Historical Society Regroups, Relaunches With New Collection
The Historical Society of Washington didn't have an annual meeting last year. Last year, the organization's finances were in shambles, after a series of bungles and snafus around the use of its home, the Carnegie Library in Mt. Vernon Square. Staff were furloughed in May, and the library had to shut its doors to researchers entirely. The building hosted the Choosing to Participate exhibit over the summer, but just barely—the Historical Society had to raise $350,000 on short notice to cover the electric bill.
In recent months, though, things have started looking up for the near-death Society. In November, it reached an agreement with Events D.C. to cede 80 percent of the building for the remaining 88 years on the lease, while doing its own fundraising to cover bills and expenses. The next month, in a tremendous vote of confidence, the Kiplinger family donated its collection of Washingtoniana, which will give the Society some credibility after being passed over by another prominent collector.
So when the organization held its annual meeting last night, the gathering had an atmosphere of a city emerging from a seige. Chairman Julie Koczela ran through the steps being taken to rebuild: They've secured a million dollar loan to cover liens and debts, and raised $270,000 from foundations to support the Society's $550,000 annual budget. They've got 500 members, and want to grow to 1,000 (join here). They've filled a few more spots on the board—among them Claude Bailey, the Venable super-lawyer who reps Walmart and helped negotiate the new lease arrangement—and are working through the 450 research requests that poured in while the internet was shut off. The library will open for Emancipation Day on April 16th, and back up to full capacity later in the summer.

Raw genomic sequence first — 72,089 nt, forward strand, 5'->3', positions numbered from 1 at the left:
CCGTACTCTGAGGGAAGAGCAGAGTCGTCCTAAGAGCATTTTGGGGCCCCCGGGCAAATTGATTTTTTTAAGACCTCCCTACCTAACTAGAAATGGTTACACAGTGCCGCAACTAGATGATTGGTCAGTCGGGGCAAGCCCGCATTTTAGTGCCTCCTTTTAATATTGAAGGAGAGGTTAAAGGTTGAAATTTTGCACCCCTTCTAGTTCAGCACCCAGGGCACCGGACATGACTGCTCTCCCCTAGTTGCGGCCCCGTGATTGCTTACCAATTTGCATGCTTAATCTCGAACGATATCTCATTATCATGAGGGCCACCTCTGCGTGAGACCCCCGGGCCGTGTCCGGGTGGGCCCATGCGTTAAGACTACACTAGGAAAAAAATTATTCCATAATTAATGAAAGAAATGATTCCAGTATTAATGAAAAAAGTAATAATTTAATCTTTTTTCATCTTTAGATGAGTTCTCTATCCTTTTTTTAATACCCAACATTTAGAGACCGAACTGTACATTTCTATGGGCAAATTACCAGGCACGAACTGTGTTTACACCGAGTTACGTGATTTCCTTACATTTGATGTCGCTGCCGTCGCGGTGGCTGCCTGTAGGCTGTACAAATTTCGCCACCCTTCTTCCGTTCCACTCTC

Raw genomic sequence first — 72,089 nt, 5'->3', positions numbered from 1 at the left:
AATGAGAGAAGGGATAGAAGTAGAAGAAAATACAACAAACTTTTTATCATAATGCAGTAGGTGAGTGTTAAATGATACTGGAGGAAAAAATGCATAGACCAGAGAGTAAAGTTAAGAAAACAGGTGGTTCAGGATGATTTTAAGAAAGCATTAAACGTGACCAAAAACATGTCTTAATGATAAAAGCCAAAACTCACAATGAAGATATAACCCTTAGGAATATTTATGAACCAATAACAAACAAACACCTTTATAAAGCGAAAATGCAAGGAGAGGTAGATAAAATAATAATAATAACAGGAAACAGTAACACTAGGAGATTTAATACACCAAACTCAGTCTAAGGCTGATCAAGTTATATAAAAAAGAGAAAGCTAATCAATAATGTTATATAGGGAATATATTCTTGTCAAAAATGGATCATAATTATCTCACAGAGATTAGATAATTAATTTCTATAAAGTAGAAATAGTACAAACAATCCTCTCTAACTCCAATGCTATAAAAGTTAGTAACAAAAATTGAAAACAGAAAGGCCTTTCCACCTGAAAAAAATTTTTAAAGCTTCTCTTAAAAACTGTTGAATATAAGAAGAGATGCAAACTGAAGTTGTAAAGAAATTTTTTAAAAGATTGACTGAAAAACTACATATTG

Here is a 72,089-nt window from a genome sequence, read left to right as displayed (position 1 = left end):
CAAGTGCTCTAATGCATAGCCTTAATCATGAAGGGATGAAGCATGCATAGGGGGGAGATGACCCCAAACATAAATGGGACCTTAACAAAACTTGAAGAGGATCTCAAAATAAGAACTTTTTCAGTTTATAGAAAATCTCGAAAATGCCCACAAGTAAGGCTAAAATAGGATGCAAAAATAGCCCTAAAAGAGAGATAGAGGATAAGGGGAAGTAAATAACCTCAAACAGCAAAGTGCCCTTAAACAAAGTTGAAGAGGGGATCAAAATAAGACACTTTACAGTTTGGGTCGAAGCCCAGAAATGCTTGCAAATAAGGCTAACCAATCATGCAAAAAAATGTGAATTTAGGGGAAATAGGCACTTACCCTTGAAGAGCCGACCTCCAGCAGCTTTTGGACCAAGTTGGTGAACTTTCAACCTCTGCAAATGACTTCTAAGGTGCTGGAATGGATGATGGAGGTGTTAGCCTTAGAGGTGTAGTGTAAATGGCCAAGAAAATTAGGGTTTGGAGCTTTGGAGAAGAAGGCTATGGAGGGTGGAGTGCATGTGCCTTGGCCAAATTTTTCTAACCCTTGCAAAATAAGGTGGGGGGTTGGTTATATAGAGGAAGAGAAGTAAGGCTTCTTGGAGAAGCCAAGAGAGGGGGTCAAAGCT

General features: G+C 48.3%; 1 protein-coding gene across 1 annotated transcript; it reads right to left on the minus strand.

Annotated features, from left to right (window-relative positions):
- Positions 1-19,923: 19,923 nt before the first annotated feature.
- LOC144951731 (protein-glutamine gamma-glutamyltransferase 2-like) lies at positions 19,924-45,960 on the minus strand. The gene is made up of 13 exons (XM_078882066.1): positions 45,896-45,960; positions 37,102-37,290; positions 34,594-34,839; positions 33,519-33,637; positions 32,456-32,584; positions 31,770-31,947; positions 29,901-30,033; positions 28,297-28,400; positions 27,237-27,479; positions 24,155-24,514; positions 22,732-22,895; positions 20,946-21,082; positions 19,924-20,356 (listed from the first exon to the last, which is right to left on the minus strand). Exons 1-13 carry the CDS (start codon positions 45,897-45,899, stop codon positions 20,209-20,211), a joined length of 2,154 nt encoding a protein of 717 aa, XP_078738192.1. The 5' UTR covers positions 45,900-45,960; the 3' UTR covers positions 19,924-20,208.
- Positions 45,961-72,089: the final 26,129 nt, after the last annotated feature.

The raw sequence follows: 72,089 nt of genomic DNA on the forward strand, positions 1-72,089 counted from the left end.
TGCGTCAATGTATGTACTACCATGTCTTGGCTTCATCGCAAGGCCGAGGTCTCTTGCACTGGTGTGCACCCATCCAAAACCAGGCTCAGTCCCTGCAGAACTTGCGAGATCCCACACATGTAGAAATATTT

And perhaps most importantly for the organization's self-esteem, it's putting in order the 4,000 prints, sculptures, and photos donated by Austin and Knight Kiplinger, who spoke reassuringly to the members last night about a future secured in large part by a gift of the past.